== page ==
I had a job search in 1988 and finally got an interview for an executive position at a college. I would be 2nd in command to a leader who planned a five year window for retirement. I was flown to Washington and then Philadelphia for interviews. The interviewers stressed that I would have considerable power. What’s not to like about power?
The interviewers admitted that there was one challenge – their current president was scared of one person who reported to him. The staff member was abrasive, had no support of other staff, and criticized his supervisor and peers without hesitation. They were reluctant to say what they wanted, but an unwritten part of the job description was to handle Jorge.
I understood that new direction was needed. I hated to take a new job and fire a well known staff so I suggested in the 2nd interview that they fire the offender and I could come in with a clean mandate to make things better. They were doubtful because ‘Jorge even knows how to deal with the boiler when it breaks.’ They agreed to think about it. I was sure that I had the job. I started looking for housing.
On my birthday, April 20, I got the call I had been waiting for! …… But the call was to tell me that they had chosen another candidate for the job. There is a copper taste in my mouth even as I write this today.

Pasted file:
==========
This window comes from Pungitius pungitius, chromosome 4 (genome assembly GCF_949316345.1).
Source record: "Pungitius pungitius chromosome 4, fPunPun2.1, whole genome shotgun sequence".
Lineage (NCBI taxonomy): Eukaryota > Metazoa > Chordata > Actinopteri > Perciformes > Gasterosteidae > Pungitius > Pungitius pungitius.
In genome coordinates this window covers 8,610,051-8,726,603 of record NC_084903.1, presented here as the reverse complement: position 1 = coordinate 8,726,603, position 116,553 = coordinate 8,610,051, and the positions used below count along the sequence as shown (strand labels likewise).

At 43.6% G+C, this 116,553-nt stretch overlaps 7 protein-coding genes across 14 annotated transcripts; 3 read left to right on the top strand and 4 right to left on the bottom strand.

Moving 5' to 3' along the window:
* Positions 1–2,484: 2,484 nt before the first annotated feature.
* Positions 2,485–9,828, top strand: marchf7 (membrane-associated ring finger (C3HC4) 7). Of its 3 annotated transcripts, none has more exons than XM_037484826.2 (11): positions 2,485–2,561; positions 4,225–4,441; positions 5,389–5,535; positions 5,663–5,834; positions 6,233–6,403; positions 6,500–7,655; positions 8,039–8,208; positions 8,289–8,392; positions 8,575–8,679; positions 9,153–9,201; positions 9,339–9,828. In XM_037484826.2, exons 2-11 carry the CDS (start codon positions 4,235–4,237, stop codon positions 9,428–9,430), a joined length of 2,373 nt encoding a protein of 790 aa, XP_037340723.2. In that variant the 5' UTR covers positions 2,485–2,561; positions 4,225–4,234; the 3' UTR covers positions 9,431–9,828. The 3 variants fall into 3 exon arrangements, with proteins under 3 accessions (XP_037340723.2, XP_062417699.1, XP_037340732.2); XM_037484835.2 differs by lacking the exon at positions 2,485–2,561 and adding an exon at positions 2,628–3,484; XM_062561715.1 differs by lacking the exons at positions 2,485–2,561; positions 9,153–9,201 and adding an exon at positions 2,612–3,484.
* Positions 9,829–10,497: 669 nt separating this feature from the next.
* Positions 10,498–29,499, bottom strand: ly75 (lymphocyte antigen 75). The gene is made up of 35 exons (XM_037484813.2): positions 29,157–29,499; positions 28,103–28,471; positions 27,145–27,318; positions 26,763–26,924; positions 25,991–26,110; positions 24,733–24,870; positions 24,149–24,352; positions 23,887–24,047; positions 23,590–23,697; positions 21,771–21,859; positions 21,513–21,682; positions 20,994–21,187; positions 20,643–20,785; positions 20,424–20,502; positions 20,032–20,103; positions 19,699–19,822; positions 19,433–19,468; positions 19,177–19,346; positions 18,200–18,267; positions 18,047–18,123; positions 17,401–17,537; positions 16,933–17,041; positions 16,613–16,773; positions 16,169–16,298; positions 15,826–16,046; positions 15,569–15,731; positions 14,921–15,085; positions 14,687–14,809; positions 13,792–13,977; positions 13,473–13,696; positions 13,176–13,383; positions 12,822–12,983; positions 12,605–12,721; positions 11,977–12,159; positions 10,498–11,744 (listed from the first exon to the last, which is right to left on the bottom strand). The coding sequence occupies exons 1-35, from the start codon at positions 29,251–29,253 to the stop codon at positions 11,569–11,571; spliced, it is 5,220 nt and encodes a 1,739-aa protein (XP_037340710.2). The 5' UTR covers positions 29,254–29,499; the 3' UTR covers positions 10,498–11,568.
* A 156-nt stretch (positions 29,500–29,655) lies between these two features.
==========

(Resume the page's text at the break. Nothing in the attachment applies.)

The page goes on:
After much reflection, I realized — I was scared to fire. The real job that I was offered was to fire Jorge and I turned it down!
It doesn’t matter how many strategic plans you write. You will fail if you have staff who can’t work the plan or who want the plan to fail. You will fail if you don’t do what it takes to get the right people. How many of your direct reports would you enthusiastically rehire? This post is about what to do with the B and C performing staff.
Sometimes, staff changes are slow because of civil service, unions, elections – things outside the manager’s control. The mayor employs many critics that s/he cannot fire in the Police Department and other union and civil service protected positions.
Scared to fire? For most of us, the big reason that we can’t change things is that we are scared of the people who work for us! “In 2009, U.S. companies spent $3.6 billion on “outplacement services” (figuring out whom to fire and how to do it)” (Rogers, Jenny. “Getting the Ax From George Clooney.” Slate Magazine (2010): n. pag. Web.)
Scared to fire? Staff transitions are difficult. And it’s always tragic to create chaos with someone’s livelihood and career.
If you have staff that can’t or won’t work your plan, you need to analyze job descriptions, and start regular appraisals. Appraisals are a wonderful way to get staff reflecting on whether you can offer the job that they want. Effective appraisals often lead the wrong staff to resign. What’s better than helping an earnest staff member to realize for themselves that you can’t offer the job that they want to do?
Regardless of staff reaction, forge ahead to get the right people. It’s the only way. Start with compassionate candor in appraisals. If that doesn’t work, the fallback is to insist on the standards for the job you have – not the job that fits the staff member. Your coach will help.
Make a plan today for the next step!